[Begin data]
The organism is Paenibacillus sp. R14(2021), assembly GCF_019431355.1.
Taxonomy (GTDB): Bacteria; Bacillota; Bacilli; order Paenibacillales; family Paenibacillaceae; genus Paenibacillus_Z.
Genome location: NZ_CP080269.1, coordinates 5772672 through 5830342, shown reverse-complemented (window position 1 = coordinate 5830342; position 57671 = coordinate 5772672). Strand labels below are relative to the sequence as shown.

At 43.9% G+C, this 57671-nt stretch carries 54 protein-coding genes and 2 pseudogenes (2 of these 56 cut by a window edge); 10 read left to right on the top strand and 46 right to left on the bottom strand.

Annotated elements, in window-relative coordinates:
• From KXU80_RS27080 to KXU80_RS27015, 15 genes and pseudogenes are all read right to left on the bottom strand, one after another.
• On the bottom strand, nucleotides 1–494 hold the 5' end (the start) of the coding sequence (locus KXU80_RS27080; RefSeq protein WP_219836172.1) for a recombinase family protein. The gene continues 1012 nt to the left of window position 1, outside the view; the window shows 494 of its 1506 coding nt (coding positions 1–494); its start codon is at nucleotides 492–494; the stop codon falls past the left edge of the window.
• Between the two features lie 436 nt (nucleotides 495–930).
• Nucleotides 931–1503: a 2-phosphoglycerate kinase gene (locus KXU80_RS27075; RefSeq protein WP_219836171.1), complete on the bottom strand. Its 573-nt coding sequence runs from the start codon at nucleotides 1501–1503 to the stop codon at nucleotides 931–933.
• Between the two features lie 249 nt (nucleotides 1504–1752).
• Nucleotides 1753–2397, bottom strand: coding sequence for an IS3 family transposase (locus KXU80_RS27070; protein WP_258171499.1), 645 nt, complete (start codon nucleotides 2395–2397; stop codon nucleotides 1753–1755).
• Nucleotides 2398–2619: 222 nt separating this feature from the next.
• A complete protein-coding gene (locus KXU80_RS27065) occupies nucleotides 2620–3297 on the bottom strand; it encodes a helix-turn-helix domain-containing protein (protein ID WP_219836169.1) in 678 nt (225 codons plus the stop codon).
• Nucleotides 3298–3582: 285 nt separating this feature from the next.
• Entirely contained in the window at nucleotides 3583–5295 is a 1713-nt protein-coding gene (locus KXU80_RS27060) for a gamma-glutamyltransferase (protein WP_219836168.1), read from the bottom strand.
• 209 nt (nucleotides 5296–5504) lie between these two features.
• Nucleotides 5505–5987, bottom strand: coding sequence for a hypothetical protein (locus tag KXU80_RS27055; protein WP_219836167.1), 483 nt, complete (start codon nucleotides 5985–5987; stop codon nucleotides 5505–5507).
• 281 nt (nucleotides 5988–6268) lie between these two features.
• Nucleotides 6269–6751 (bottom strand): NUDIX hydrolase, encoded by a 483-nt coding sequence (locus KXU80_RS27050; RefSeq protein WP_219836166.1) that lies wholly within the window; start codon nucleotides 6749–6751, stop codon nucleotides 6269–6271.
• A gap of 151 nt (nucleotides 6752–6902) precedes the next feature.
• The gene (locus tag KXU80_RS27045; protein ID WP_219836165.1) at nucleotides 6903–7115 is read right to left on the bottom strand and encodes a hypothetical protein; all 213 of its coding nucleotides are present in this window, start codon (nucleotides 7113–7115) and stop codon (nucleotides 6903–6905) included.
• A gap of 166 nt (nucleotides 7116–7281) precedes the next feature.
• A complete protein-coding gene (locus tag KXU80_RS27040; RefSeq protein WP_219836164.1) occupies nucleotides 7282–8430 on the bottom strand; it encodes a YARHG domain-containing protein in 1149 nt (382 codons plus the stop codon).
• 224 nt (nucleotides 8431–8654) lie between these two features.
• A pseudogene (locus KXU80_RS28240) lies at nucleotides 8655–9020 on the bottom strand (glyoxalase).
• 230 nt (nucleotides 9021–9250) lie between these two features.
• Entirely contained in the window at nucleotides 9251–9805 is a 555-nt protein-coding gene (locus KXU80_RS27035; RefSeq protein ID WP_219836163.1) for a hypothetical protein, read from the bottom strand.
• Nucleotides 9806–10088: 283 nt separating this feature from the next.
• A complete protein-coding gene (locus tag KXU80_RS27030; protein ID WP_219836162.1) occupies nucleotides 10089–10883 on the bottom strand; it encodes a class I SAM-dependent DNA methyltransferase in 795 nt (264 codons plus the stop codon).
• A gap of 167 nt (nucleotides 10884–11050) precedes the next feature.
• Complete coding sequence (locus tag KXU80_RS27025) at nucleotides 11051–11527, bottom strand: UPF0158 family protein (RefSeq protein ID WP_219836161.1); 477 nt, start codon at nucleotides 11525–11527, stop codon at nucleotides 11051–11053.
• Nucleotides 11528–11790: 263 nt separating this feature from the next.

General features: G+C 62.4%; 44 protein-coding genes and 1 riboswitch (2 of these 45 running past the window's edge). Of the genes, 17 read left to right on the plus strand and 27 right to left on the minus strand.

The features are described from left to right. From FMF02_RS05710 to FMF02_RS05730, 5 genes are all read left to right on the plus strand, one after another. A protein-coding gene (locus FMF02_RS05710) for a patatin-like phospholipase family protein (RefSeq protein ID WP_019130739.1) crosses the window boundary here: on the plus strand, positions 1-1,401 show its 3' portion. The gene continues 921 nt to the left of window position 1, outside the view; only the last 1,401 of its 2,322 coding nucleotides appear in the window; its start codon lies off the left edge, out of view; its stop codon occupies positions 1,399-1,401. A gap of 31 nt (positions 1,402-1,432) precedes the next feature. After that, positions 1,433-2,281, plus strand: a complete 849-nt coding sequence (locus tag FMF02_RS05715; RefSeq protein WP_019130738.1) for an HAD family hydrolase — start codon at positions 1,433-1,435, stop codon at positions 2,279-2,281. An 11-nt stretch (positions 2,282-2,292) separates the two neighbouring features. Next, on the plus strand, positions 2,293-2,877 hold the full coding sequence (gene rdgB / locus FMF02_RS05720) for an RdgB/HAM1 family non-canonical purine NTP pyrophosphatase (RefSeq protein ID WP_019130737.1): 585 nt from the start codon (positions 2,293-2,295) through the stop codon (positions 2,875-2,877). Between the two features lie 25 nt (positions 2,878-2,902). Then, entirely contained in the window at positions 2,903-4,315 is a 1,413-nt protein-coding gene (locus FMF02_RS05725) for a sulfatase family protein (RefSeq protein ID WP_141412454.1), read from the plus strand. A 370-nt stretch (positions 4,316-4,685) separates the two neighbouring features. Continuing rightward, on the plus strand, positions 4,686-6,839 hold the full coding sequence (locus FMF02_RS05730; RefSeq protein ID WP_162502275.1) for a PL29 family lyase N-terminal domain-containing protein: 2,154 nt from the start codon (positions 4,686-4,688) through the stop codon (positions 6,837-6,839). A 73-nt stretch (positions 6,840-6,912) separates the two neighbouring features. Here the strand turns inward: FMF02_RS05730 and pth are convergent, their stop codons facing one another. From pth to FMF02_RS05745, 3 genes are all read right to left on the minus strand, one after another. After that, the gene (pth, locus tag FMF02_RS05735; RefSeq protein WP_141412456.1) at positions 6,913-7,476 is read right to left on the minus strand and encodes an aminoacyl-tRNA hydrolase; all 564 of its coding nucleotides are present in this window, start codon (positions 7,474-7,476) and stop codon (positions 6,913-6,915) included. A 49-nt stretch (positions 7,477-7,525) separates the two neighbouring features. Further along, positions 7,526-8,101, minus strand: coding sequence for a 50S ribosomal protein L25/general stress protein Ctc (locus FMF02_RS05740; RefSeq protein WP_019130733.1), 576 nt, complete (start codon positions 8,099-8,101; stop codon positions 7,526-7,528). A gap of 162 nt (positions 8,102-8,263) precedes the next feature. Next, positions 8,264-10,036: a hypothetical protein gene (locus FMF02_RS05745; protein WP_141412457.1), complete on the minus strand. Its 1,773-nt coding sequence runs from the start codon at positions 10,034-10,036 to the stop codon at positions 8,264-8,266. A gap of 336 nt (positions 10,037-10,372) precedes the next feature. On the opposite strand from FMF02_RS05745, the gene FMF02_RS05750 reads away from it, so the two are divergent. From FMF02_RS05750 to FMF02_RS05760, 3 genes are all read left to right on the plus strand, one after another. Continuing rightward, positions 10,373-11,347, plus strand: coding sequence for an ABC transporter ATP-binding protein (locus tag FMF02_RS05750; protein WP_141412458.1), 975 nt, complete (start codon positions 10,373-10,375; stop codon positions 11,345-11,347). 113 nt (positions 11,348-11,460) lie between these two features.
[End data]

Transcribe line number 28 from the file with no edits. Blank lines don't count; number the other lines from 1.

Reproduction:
• Nucleotides 9806–10088: 283 nt separating this feature from the next.